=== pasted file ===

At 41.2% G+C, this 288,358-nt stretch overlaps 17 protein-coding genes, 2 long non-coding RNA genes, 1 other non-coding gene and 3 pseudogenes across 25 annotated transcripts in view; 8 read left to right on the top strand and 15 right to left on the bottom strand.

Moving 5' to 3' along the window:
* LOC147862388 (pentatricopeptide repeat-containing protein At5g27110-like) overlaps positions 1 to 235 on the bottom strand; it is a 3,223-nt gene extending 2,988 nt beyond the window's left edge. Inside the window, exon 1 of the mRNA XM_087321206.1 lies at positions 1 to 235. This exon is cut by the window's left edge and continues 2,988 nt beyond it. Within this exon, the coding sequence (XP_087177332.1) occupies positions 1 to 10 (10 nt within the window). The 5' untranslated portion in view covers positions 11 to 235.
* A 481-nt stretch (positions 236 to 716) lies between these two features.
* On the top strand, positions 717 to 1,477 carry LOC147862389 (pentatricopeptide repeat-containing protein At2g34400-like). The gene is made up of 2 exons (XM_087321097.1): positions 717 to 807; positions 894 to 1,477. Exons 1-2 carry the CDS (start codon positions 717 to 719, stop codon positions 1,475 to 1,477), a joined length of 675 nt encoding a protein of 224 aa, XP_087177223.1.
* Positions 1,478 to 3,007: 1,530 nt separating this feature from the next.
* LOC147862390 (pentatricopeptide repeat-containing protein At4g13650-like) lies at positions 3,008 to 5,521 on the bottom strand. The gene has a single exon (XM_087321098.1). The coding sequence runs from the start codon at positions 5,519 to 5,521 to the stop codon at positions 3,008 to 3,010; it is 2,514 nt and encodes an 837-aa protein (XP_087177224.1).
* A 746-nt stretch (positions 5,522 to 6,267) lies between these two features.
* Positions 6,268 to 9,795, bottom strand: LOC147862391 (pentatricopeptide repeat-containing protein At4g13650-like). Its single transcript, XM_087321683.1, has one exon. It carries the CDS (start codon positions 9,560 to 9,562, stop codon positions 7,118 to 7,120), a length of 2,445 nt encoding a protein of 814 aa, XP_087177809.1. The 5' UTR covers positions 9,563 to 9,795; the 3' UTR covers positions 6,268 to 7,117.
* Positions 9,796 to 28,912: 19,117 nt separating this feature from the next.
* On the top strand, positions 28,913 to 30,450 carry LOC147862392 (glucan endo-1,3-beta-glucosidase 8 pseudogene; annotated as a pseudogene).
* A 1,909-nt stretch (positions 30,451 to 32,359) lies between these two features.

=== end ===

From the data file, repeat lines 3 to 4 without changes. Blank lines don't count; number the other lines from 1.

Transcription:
* LOC147862388 (pentatricopeptide repeat-containing protein At5g27110-like) overlaps positions 1 to 235 on the bottom strand; it is a 3,223-nt gene extending 2,988 nt beyond the window's left edge. Inside the window, exon 1 of the mRNA XM_087321206.1 lies at positions 1 to 235. This exon is cut by the window's left edge and continues 2,988 nt beyond it. Within this exon, the coding sequence (XP_087177332.1) occupies positions 1 to 10 (10 nt within the window). The 5' untranslated portion in view covers positions 11 to 235.
* A 481-nt stretch (positions 236 to 716) lies between these two features.